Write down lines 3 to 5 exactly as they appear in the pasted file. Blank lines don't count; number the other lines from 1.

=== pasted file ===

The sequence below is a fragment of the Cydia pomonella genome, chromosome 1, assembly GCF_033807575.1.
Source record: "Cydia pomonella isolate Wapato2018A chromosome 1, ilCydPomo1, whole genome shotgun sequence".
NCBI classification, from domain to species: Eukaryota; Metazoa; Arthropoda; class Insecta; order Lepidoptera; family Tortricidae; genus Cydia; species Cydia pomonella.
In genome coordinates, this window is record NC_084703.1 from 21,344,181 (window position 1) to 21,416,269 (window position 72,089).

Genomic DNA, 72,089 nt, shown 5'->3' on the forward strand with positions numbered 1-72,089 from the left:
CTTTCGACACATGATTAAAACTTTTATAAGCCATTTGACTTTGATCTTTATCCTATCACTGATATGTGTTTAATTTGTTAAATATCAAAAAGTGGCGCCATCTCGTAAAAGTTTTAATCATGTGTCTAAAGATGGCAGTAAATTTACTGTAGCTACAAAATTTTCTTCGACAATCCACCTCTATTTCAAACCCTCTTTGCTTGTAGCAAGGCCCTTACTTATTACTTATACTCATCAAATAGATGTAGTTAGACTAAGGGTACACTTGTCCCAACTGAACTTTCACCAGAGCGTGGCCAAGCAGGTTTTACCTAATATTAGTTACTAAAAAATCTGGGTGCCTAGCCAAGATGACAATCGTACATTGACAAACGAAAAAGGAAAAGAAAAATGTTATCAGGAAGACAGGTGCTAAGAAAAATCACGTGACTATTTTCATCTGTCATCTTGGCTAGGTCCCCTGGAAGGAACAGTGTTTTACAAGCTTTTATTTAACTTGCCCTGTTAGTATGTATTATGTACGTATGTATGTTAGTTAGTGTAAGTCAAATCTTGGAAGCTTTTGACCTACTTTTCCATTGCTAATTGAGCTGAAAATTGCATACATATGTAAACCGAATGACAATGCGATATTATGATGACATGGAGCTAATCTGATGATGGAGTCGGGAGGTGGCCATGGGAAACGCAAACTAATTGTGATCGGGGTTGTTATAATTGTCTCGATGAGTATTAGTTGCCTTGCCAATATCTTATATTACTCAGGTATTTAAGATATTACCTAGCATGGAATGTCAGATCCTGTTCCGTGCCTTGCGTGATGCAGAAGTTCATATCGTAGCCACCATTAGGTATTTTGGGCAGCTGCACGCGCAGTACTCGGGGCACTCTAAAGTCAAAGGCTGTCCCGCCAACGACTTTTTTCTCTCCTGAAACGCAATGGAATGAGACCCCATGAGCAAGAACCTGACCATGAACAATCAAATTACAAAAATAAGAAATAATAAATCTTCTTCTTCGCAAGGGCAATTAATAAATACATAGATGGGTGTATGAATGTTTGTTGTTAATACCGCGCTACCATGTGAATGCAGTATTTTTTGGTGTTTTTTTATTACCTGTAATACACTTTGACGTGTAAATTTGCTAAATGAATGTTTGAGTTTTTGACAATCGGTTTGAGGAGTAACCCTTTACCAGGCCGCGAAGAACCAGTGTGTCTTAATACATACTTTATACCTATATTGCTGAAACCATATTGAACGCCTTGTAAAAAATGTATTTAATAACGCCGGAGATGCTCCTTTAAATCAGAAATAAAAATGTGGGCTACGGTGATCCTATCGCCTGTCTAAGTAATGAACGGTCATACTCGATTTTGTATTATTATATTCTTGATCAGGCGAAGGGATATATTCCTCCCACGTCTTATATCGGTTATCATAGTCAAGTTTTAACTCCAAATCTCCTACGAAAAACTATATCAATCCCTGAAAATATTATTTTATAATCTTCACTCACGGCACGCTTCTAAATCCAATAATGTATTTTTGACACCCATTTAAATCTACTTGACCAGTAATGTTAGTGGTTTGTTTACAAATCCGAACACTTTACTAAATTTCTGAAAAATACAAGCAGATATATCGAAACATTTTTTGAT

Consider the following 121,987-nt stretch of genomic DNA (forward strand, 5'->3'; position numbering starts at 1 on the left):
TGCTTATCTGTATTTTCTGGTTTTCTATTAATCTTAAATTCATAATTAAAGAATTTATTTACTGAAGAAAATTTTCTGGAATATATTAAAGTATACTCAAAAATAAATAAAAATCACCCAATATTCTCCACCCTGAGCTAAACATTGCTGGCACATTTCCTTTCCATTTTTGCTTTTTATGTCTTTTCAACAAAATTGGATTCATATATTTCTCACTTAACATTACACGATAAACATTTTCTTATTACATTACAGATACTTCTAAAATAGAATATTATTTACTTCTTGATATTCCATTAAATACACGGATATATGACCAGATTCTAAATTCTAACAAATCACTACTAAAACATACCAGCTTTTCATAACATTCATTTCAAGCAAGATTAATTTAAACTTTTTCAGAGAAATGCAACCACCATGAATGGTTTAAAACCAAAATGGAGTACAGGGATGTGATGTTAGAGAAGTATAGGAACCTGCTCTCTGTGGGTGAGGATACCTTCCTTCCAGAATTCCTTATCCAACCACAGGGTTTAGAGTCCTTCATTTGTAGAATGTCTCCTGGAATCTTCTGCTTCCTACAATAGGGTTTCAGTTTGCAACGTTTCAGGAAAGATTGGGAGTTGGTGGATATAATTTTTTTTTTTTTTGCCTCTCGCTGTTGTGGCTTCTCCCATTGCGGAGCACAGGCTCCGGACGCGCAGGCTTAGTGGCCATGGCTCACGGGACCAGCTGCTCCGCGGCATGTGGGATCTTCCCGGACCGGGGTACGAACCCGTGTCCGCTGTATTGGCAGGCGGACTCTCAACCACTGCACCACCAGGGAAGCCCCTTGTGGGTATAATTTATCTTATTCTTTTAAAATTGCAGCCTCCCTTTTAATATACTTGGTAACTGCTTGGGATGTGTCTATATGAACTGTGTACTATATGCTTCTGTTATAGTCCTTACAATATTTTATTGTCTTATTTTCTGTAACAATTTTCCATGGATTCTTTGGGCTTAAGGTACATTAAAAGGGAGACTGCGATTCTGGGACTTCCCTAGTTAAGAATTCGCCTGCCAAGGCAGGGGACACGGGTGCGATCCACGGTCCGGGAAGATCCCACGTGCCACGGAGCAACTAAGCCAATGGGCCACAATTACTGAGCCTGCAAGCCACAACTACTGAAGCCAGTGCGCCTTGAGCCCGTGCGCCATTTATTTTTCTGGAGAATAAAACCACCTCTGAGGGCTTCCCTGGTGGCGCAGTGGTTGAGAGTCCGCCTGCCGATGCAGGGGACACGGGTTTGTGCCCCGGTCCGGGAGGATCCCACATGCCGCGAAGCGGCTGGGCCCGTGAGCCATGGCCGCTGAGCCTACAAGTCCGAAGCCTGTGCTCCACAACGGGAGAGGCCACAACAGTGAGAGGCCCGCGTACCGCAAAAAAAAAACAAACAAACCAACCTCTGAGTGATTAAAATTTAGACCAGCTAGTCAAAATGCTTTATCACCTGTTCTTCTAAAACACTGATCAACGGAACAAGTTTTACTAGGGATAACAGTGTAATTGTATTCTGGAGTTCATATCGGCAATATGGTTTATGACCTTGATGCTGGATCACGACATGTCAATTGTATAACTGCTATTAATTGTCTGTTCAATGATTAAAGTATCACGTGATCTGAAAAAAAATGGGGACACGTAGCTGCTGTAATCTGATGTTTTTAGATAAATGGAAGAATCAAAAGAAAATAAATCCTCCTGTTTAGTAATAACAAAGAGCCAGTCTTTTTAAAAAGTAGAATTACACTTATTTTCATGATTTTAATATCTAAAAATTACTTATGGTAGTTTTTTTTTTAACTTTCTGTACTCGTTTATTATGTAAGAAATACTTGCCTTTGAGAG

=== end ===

NCBI classification, from domain to species: Eukaryota; Metazoa; Arthropoda; class Insecta; order Lepidoptera; family Tortricidae; genus Cydia; species Cydia pomonella.
In genome coordinates, this window is record NC_084703.1 from 21,344,181 (window position 1) to 21,416,269 (window position 72,089).

Genomic DNA, 72,089 nt, shown 5'->3' on the forward strand with positions numbered 1-72,089 from the left: